[gdfA, gdfB.loc[idx, gdfB_cols].reset_index(drop=True),
pd.Series(dist, name='dist')], axis=1)
return gdf

c = ckdnearest(gpd1, gpd2)

The answer by Gene didn't work for me. Finally I discovered that gpd2.geometry.unary_union resulted in a geometry that only contained about 30.000 of my total of roughly 150.000 points. For anyone else running into the same problem, here's how I solved it:

from shapely.ops import nearest_points
from shapely.geometry import MultiPoint

gpd2_pts_list = gpd2.geometry.tolist()
gpd2_pts = MultiPoint(gpd2_pts_list)
def nearest(point, gpd2_pts, gpd2=gpd2, geom_col='geometry', src_col='Place'):
# find the nearest point
nearest_point = nearest_points(point, gpd2_pts)[1]
# return the corresponding value of the src_col of the nearest point
value = gpd2[gpd2[geom_col] == nearest_point][src_col].get_values()[0]
return value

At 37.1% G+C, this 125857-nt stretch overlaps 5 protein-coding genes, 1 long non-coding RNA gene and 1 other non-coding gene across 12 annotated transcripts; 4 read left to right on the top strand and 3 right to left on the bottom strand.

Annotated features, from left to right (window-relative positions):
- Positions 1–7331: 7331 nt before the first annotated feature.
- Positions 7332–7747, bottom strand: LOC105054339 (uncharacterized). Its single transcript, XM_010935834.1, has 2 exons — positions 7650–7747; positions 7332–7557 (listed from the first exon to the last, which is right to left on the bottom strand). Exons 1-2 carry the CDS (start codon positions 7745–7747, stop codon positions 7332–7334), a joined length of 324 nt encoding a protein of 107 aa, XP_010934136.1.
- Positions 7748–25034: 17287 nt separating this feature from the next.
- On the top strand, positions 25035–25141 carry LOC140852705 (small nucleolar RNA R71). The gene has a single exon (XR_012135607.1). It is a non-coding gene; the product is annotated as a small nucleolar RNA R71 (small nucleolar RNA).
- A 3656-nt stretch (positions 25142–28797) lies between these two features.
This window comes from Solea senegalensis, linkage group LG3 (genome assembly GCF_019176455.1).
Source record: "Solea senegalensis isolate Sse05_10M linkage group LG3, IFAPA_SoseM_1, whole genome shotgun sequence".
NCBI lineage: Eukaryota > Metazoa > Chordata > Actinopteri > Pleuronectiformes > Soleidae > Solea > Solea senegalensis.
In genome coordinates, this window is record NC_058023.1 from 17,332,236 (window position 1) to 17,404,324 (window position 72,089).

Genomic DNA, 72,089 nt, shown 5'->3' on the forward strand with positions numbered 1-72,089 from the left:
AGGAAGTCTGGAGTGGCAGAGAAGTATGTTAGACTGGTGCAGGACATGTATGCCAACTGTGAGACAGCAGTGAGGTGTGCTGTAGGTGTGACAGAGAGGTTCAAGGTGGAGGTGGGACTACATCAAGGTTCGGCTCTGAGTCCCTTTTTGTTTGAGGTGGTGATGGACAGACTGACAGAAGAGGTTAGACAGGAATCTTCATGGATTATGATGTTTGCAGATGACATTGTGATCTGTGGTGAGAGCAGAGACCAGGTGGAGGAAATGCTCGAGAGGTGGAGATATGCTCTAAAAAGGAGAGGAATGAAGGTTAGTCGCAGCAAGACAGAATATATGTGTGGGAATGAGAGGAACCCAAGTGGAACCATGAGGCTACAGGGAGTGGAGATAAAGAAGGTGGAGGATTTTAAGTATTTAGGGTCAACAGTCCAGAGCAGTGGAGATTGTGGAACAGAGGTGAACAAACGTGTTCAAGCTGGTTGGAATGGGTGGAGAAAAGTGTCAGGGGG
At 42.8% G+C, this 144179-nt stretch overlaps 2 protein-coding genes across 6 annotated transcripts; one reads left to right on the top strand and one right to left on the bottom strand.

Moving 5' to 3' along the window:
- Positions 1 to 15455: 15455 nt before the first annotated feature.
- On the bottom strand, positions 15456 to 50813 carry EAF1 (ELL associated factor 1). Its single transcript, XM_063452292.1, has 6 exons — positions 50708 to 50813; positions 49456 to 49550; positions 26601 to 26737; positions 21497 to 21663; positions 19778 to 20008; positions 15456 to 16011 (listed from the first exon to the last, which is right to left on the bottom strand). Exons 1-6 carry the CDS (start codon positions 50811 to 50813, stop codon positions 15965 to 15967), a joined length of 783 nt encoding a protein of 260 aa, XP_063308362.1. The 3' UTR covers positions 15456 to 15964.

gpd1['Nearest'] = gpd1.apply(lambda x: nearest(x.geometry, gpd2_pts), axis=1)

This solution is extremely inefficient but it should work for any and all geometry types (including mixed geometry type gdfs). I would only try this if your gdfs are small (my use case was a gdf with about 2000 rows for which I wanted to find the nearest feature from another gdf with about 15 rows, and it took a few seconds on a typical office laptop). Intersecting features may cause it to spaz out though, so be warned. It was originally based on @RedM's solution but will instead assign the index of the feature in gdf2 that is nearest to gdf1

gdf1["gdf2_idx"] = gdf1.apply(
lambda row1: gdf2.apply(
lambda row2: row1.geometry.distance(row2.geometry), axis="columns").idxmin(),
axis="columns"
)

If interested in an interactive tutorial on using either shapely nearest_points or scikit-learn BallTree larger data sets (instead of scipy KDTree) I found Automating GIS processes by the University of Helsinki, Finland) to be really useful

Their Github (the course notes update every year): https://github.com/Automating-GIS-processes/site

from shapely.ops import nearest_points

def get_nearest_values(row, other_gdf, point_column='geometry', value_column="geometry"):
"""Find the nearest point and return the corresponding value from specified value column."""

# Create an union of the other GeoDataFrame's geometries:
other_points = other_gdf["geometry"].unary_union

# Find the nearest points
nearest_geoms = nearest_points(row[point_column], other_points)